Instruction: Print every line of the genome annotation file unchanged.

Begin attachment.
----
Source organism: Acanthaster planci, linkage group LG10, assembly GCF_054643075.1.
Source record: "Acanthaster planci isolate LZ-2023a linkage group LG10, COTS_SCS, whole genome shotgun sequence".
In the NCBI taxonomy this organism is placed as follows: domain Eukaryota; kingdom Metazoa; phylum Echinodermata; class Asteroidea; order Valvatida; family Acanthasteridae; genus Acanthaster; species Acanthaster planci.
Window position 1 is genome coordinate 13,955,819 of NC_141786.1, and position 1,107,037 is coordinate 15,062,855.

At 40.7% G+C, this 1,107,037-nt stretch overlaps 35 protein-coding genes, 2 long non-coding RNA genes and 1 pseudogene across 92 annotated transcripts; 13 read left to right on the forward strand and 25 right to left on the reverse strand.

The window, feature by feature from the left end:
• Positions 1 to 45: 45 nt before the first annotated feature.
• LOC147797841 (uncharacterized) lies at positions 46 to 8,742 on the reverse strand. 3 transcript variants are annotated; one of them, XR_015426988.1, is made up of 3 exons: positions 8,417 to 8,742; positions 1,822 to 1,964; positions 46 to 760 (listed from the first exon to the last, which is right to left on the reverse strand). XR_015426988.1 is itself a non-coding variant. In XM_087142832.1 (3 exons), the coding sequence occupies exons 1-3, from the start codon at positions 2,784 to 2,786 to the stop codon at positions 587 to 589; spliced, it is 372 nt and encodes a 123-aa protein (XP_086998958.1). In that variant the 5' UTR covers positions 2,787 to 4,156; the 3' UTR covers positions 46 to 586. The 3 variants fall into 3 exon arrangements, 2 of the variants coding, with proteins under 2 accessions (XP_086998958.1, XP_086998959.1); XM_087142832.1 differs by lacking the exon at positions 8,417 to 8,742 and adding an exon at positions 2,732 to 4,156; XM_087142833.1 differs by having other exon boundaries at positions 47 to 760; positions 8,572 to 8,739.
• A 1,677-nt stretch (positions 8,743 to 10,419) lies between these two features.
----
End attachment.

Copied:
Source organism: Acanthaster planci, linkage group LG10, assembly GCF_054643075.1.
Source record: "Acanthaster planci isolate LZ-2023a linkage group LG10, COTS_SCS, whole genome shotgun sequence".
In the NCBI taxonomy this organism is placed as follows: domain Eukaryota; kingdom Metazoa; phylum Echinodermata; class Asteroidea; order Valvatida; family Acanthasteridae; genus Acanthaster; species Acanthaster planci.
Window position 1 is genome coordinate 13,955,819 of NC_141786.1, and position 1,107,037 is coordinate 15,062,855.

At 40.7% G+C, this 1,107,037-nt stretch overlaps 35 protein-coding genes, 2 long non-coding RNA genes and 1 pseudogene across 92 annotated transcripts; 13 read left to right on the forward strand and 25 right to left on the reverse strand.

The window, feature by feature from the left end:
• Positions 1 to 45: 45 nt before the first annotated feature.
• LOC147797841 (uncharacterized) lies at positions 46 to 8,742 on the reverse strand. 3 transcript variants are annotated; one of them, XR_015426988.1, is made up of 3 exons: positions 8,417 to 8,742; positions 1,822 to 1,964; positions 46 to 760 (listed from the first exon to the last, which is right to left on the reverse strand). XR_015426988.1 is itself a non-coding variant. In XM_087142832.1 (3 exons), the coding sequence occupies exons 1-3, from the start codon at positions 2,784 to 2,786 to the stop codon at positions 587 to 589; spliced, it is 372 nt and encodes a 123-aa protein (XP_086998958.1). In that variant the 5' UTR covers positions 2,787 to 4,156; the 3' UTR covers positions 46 to 586. The 3 variants fall into 3 exon arrangements, 2 of the variants coding, with proteins under 2 accessions (XP_086998958.1, XP_086998959.1); XM_087142832.1 differs by lacking the exon at positions 8,417 to 8,742 and adding an exon at positions 2,732 to 4,156; XM_087142833.1 differs by having other exon boundaries at positions 47 to 760; positions 8,572 to 8,739.
• A 1,677-nt stretch (positions 8,743 to 10,419) lies between these two features.